July 16, 2021
Nearly 300 people boarded buses in Grapeland Park on Friday for an overnight trip to Washington, D.C. Their hope, organizers said, is to bring a “show of love” for the cause of Cuban freedom amid unprecedented protests right to the steps of the Cuban embassy and the White House.
“My mother’s been crying for a week every time she watches the news, but she couldn’t be here because I have a little sister,” said Gabriela Lastra, 21, as tears streamed down her face. She came to Miami from Cuba at the age of 3. “No one else is going to help us, unless we make them help us.”
She and her cousin, Amanda Velazquez, 22, said they’re hoping to make their voices heard in the capital. Over the past week, Velázquez said some of her co-workers have asked why she is on the streets protesting each day, with many assuming the central issue in Cuba is the lack of access to the COVID-19 vaccine. Protesters in Cuba have chanted for freedom and the end of the authoritarian government.
“If I can make even one person aware,” she said, “I would be satisfied.”
The trip was planned primarily through social media channels over the course of two days, according to Carlos García, one of the organizers. All six tour buses making the trip were hired for the weekend through private donations, he said.
Seven staff members from the office of Miami Commissioner Alex Diaz de la Portilla were at the parking lot. Karla Fortuny, the commissioner’s chief of staff, said the Cuban American National Foundation reached out to the commissioner Thursday asking for help with providing free parking for the weekend for the 200 cars that were expected to arrive.
Several former Cuban political prisoners, including Jorge Luis García Pérez, known as “Antúnez,” spoke as people boarded the buses — carrying Cuban flags, protest signs with the faces of those missing amid protests in Cuba and posters bearing slogans like “Patria y Vida” — Homeland and Life — and “Cuba Libre.” Many families brought children, who joined in the chants with their parents.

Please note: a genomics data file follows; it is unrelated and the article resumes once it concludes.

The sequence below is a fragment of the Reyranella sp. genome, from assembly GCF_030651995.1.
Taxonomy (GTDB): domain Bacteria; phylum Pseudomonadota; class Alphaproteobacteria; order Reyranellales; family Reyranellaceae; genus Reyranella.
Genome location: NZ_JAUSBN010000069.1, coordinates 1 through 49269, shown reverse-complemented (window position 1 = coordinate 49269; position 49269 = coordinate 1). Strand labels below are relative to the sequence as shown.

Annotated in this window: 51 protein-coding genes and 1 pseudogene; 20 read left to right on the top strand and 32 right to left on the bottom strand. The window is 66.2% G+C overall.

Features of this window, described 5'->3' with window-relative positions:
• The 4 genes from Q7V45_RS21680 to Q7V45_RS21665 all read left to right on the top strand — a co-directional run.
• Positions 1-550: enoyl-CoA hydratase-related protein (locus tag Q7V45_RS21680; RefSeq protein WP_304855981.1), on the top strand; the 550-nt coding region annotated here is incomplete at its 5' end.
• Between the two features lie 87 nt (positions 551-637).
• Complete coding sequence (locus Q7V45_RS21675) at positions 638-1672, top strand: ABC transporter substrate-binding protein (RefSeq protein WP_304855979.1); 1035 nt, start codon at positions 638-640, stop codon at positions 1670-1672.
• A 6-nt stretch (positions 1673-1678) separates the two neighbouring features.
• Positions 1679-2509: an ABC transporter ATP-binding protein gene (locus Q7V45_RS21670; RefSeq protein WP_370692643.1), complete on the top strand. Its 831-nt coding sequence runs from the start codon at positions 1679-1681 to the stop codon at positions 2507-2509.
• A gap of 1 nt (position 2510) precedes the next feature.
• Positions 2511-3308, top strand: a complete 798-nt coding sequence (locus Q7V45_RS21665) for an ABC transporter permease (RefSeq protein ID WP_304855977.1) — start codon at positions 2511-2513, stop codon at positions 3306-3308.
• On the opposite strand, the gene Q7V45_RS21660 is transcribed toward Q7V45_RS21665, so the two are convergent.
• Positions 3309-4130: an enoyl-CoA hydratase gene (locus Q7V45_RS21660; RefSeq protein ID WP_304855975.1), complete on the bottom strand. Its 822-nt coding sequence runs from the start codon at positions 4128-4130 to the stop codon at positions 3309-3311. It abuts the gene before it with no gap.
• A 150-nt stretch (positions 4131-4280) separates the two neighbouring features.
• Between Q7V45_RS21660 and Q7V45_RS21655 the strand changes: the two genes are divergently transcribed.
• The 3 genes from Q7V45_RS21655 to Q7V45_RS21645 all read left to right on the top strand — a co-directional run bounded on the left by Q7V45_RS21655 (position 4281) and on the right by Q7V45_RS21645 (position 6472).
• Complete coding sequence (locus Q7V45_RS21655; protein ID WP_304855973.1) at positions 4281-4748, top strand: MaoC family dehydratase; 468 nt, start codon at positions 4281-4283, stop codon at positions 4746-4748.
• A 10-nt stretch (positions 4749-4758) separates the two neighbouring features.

“We’re not going to allow the Biden administration to laugh at the sacrifice, pain, and tears of the Cuban people,” Antunez yelled to the crowd in Spanish as they boarded.
José Barrera, 56, had brought crates of water bottles to the parking lot — a gesture of support, he said, “for my people.”
“If we bring it to where Biden is, to his house, he can’t look away,” Barrera said.
Once in Washington, D.C., protesters’ plan is to arrive at the Cuban Embassy, joined by other Cuban-American protesters from across the country, at 11 a.m., then move to the White House in the afternoon, said Luis Enrique Ferrer García, the head organizer.
“We want to send a clear message to the Biden administration,” Ferrer, a leader with the Cuban opposition group UNPACU, told the Miami Herald. “The Cuban people want liberty, the Cuban people want freedom, and they’re looking to the United States to take the side of the people.”
He said that, in total, he expects around 1,500 people to show up to protest at the embassy, most of them from places other than Miami. Buses are expected to come in from across the country, including New York and New Jersey.
Cristina Canales, a director with the Cuban American National Foundation who assisted with the rush to organize, said that as soon as Ferrer posted about the possibility of the trip on social media channels, members of the community began to reach out to him, hoping to join. “His phone blew up,” Canales said.
“If they are on the streets in Cuba, we need to be as well,” Canales said. “If we have the ability to use our voice and not get arrested, not get shot at, we have to use that voice.”